Federal income tax rates for C corporations have been reduced to a flat 21%, starting in 2018 under the Tax Cuts and Jobs Act (TCJA). But what about pass-through businesses?
Congress devised a special tax break for pass-through businesses to help achieve parity between the reduced corporate income tax rate and the tax rates for business income that pass through to owners of sole proprietorships, partnerships, S corporations and limited liability companies (LLCs), which are treated as sole proprietorships or partnerships for tax purposes.
But not every pass-through entity is eligible for the break — and it isn’t always 20%. Here’s an overview of how much this deduction can amount to and which types of income count as qualified business income (QBI) under the new tax law.
How Much Is the Deduction?
Under prior law, net taxable income from pass-through business entities was simply passed through to owners and taxed at the owners’ level at the standard rates.
For tax years beginning after December 31, 2017, the TCJA establishes a new deduction based on a non-corporate owner’s QBI. This break is available to individuals, estates and trusts. The deduction generally equals 20% of QBI, subject to restrictions that can apply at higher income levels and another restriction based on taxable income.
A non-corporate owner’s deduction generally equals:
- 20% of QBI from a partnership (including an LLC treated as a partnership for tax purposes), S corporation, or sole proprietorship (including a single-member LLC that is treated as a sole proprietorship for tax purposes), plus,
- 20% of aggregate qualified dividends from REITs, cooperatives and qualified publicly traded partnerships (special rules apply to specified agricultural and horticultural cooperatives).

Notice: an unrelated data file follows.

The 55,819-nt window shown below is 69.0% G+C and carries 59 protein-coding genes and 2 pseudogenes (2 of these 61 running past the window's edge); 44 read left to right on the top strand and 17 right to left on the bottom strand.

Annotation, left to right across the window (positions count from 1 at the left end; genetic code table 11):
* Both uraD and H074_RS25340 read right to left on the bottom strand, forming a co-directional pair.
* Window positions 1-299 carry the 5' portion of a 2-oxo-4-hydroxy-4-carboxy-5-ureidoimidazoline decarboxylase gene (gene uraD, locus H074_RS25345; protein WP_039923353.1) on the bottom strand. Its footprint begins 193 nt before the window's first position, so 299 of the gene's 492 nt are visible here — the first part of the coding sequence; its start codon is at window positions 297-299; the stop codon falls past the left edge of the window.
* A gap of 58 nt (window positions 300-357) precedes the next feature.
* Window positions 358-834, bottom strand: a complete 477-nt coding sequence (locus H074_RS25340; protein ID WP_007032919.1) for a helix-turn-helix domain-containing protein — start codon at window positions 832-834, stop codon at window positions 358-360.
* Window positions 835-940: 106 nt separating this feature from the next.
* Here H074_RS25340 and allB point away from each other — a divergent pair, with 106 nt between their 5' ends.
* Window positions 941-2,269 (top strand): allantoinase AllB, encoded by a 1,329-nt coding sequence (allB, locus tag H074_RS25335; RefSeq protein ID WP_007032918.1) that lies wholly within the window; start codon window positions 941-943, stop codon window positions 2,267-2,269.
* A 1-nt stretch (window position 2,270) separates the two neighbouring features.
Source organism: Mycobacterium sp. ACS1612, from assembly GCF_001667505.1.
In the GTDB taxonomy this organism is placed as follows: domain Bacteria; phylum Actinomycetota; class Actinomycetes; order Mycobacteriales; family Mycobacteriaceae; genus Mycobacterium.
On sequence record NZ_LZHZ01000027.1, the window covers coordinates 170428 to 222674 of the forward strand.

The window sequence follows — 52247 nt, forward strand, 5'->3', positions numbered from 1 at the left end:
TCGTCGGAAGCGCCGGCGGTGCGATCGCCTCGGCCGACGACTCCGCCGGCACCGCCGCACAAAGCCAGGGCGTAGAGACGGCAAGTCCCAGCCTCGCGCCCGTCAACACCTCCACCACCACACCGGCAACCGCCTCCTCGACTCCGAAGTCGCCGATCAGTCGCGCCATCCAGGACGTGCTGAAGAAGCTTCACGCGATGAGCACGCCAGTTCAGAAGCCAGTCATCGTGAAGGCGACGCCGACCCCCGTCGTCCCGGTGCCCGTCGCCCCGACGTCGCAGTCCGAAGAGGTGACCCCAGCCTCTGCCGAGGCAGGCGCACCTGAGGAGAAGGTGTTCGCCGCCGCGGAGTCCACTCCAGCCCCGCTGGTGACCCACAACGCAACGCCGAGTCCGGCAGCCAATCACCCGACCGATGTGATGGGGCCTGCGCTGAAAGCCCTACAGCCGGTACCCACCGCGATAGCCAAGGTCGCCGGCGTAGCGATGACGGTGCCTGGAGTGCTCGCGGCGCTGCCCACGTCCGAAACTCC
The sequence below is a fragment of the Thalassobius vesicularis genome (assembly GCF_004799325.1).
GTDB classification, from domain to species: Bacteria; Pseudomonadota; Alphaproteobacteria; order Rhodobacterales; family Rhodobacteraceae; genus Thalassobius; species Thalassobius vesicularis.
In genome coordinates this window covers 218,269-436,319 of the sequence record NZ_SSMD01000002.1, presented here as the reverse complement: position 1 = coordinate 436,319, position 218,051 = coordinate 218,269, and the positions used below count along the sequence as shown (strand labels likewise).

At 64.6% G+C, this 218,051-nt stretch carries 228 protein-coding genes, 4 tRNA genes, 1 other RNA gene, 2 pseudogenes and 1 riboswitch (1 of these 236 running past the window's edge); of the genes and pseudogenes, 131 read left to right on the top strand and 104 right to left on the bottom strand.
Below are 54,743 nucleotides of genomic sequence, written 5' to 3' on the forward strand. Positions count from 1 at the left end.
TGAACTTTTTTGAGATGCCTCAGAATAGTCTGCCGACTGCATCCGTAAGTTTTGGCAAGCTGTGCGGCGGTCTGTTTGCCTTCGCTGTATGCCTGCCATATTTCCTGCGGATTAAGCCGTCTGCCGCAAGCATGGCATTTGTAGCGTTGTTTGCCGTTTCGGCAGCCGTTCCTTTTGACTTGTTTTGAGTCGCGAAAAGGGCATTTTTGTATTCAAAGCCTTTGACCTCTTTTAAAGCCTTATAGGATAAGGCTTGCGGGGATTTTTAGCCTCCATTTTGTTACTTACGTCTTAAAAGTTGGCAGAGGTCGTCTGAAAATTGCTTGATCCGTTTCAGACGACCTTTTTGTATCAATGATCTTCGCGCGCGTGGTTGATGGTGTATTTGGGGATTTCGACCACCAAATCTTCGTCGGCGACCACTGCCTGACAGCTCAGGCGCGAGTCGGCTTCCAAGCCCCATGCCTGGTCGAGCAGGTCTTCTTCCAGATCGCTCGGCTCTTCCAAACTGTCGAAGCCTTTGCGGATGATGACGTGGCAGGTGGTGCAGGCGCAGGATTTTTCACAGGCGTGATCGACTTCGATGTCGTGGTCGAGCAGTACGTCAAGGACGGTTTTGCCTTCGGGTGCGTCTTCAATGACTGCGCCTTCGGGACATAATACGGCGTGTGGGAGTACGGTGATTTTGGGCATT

The QBI deduction isn’t subtracted in calculating the non-corporate owner’s adjusted gross income (AGI), but it reduces taxable income. In effect, it’s treated the same as an allowable itemized deduction. However, you don’t need to itemize to claim the QBI deduction.
Which Types of Income Count as QBI?
QBI is defined as the non-corporate owner’s share of items of taxable income, gain, deductions and loss from a qualified business. It includes interest income that’s properly allocable to a business, along with the aforementioned qualified dividends from REITs, cooperatives and publicly traded partnerships.
Investment-related items — such as capital gains and losses, dividends and interest income — don’t count as QBI. In addition, employee compensation and guaranteed payments from a partnership to a partner (including an LLC member who’s treated as a partner for tax purposes) don’t count as QBI.
Qualified items of income, gain, deductions and loss must be effectively connected with the conduct of a business within the United States or Puerto Rico.
Finally, QBI is calculated without considering any adjustments under the alternative minimum tax (AMT) rules.
Important: The QBI deduction and the applicable limitations are determined at the owner level. Each owner takes into account his or her share of qualified items of income, gain, deductions and loss from the pass-through entity and his or her share of W-2 wages paid by the entity.
Are There Any Restrictions?
In addition to being limited to 20% of your taxable income — calculated before the QBI deduction and before any net long-term capital gains (LTCGs) and qualified dividends that are eligible for preferential federal income tax rates — the QBI deduction is subject to two other limitations.
1.W-2 wage limitation. The QBI deduction generally can’t exceed the greater of the non-corporate owner’s share of:
- 50% of amount of W-2 wages paid to employees by the qualified business during the tax year, or
- The sum of 25% of W-2 wages plus 2.5% of the cost of qualified property.
Qualified property means depreciable tangible property (including real estate) owned by a qualified business as of the tax year end and used by the business at any point during the tax year for the production of QBI.
Under an exception, the W-2 wage limitation doesn’t apply until an individual owner’s taxable income exceeds $157,500 or $315,000 for a married-joint filer. Above those income levels, the W-2 wage limitation is phased in over a $50,000 taxable income range or over a $100,000 taxable income range for married joint-filers.